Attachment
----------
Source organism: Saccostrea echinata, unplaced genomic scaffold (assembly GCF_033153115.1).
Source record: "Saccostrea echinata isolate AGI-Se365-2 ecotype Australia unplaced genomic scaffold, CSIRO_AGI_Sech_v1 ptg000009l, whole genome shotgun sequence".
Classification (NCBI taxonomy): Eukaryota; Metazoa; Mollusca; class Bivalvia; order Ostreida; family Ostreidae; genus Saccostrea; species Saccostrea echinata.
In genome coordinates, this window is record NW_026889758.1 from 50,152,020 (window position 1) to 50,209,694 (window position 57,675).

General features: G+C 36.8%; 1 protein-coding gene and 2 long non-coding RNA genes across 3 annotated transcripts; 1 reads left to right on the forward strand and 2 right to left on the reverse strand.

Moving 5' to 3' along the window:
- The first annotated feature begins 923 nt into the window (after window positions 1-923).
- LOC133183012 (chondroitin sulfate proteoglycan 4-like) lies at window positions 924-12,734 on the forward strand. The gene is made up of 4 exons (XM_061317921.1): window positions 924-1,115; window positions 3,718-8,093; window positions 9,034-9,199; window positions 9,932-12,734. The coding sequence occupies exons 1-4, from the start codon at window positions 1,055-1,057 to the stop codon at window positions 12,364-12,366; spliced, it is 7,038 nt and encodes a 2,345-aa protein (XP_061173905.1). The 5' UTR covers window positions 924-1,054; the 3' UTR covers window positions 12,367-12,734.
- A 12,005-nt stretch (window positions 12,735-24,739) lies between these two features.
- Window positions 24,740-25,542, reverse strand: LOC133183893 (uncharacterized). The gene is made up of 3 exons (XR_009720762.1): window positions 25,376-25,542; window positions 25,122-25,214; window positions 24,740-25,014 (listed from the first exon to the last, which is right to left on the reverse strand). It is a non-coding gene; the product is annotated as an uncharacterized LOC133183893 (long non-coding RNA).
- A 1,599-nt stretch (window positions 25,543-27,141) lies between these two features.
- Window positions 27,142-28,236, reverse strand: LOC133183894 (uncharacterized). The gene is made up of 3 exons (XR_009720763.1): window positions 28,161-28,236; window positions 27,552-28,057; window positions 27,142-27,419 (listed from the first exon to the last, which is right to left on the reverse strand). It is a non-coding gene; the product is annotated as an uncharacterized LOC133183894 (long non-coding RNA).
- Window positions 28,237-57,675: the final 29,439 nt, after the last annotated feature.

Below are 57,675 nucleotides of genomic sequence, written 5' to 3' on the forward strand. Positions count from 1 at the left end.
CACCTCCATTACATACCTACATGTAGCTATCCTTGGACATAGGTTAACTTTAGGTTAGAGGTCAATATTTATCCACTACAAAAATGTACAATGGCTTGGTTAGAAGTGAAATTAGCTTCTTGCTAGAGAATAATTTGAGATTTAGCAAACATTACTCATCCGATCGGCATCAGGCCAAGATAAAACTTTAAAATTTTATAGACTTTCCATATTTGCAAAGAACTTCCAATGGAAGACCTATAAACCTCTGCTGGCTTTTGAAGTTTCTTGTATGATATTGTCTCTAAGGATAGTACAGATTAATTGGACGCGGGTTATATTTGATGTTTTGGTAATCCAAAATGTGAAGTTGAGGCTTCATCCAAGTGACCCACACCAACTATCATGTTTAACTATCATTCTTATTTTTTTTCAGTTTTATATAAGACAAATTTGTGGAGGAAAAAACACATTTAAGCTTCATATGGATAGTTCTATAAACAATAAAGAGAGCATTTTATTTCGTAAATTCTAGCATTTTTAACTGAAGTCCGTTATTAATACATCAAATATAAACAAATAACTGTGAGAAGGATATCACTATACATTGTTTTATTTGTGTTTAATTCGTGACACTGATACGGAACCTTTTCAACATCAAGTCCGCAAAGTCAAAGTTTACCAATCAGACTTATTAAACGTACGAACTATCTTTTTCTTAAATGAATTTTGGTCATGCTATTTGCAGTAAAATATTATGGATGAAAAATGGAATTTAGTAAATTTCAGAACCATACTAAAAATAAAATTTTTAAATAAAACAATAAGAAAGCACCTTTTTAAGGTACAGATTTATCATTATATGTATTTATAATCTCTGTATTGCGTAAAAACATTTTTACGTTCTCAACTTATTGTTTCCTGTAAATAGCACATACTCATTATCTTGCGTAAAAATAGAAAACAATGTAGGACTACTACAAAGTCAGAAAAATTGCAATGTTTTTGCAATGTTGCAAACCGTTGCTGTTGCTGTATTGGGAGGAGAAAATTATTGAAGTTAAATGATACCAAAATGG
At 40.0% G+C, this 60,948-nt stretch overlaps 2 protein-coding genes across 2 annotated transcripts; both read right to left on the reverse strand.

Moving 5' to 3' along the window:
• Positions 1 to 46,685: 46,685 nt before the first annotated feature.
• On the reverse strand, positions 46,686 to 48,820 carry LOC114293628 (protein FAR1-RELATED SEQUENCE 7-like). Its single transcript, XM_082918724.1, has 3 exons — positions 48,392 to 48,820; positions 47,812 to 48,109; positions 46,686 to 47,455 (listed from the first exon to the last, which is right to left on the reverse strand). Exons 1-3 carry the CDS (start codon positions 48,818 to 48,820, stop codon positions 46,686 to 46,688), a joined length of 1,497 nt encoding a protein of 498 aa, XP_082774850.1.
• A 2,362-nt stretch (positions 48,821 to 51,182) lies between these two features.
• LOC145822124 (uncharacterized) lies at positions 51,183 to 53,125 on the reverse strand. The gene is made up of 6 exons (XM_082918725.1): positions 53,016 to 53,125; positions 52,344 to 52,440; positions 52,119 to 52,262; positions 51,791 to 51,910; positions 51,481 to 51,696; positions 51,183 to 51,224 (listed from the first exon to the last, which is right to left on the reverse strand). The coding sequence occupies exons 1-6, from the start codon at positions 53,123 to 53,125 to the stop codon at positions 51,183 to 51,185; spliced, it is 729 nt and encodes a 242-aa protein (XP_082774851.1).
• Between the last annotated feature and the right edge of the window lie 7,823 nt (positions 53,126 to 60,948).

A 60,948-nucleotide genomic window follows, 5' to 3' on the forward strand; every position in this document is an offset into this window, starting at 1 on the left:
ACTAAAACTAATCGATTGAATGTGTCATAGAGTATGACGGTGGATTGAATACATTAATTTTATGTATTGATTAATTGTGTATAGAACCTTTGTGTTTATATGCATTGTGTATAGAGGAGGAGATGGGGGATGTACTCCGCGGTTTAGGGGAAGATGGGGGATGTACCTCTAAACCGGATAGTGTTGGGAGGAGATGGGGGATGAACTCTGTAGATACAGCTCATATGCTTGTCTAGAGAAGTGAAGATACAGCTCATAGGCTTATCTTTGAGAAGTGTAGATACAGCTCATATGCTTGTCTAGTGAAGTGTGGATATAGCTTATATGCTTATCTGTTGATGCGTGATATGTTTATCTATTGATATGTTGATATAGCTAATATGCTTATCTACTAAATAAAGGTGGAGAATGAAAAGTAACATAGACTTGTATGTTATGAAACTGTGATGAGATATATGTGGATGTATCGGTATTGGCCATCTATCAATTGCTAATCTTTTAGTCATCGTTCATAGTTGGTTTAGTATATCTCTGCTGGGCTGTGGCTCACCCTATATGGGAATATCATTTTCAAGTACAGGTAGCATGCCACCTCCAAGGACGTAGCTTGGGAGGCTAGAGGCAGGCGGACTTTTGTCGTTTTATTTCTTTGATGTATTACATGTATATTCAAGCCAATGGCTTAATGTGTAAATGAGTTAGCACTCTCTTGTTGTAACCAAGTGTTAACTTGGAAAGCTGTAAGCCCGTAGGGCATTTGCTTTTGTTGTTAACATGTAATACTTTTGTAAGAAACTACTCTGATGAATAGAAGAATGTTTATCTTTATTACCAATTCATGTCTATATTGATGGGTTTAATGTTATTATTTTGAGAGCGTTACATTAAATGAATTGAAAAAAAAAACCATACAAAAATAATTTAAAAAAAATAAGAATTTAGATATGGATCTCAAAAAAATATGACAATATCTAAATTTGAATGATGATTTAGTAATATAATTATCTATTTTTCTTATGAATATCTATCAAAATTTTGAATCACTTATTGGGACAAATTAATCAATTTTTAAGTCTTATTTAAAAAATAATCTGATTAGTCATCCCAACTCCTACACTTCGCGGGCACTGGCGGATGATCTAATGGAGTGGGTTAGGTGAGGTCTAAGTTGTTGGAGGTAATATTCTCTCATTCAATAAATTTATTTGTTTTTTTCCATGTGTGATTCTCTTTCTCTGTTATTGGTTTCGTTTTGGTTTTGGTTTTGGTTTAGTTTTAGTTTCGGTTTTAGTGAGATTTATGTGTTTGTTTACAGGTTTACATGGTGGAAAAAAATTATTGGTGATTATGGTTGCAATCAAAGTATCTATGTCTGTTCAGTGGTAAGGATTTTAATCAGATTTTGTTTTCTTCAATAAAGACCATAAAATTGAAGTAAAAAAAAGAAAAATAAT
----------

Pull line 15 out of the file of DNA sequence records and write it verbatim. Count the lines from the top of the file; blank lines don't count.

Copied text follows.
CACCTCCATTACATACCTACATGTAGCTATCCTTGGACATAGGTTAACTTTAGGTTAGAGGTCAATATTTATCCACTACAAAAATGTACAATGGCTTGGTTAGAAGTGAAATTAGCTTCTTGCTAGAGAATAATTTGAGATTTAGCAAACATTACTCATCCGATCGGCATCAGGCCAAGATAAAACTTTAAAATTTTATAGACTTTCCATATTTGCAAAGAACTTCCAATGGAAGACCTATAAACCTCTGCTGGCTTTTGAAGTTTCTTGTATGATATTGTCTCTAAGGATAGTACAGATTAATTGGACGCGGGTTATATTTGATGTTTTGGTAATCCAAAATGTGAAGTTGAGGCTTCATCCAAGTGACCCACACCAACTATCATGTTTAACTATCATTCTTATTTTTTTTCAGTTTTATATAAGACAAATTTGTGGAGGAAAAAACACATTTAAGCTTCATATGGATAGTTCTATAAACAATAAAGAGAGCATTTTATTTCGTAAATTCTAGCATTTTTAACTGAAGTCCGTTATTAATACATCAAATATAAACAAATAACTGTGAGAAGGATATCACTATACATTGTTTTATTTGTGTTTAATTCGTGACACTGATACGGAACCTTTTCAACATCAAGTCCGCAAAGTCAAAGTTTACCAATCAGACTTATTAAACGTACGAACTATCTTTTTCTTAAATGAATTTTGGTCATGCTATTTGCAGTAAAATATTATGGATGAAAAATGGAATTTAGTAAATTTCAGAACCATACTAAAAATAAAATTTTTAAATAAAACAATAAGAAAGCACCTTTTTAAGGTACAGATTTATCATTATATGTATTTATAATCTCTGTATTGCGTAAAAACATTTTTACGTTCTCAACTTATTGTTTCCTGTAAATAGCACATACTCATTATCTTGCGTAAAAATAGAAAACAATGTAGGACTACTACAAAGTCAGAAAAATTGCAATGTTTTTGCAATGTTGCAAACCGTTGCTGTTGCTGTATTGGGAGGAGAAAATTATTGAAGTTAAATGATACCAAAATGG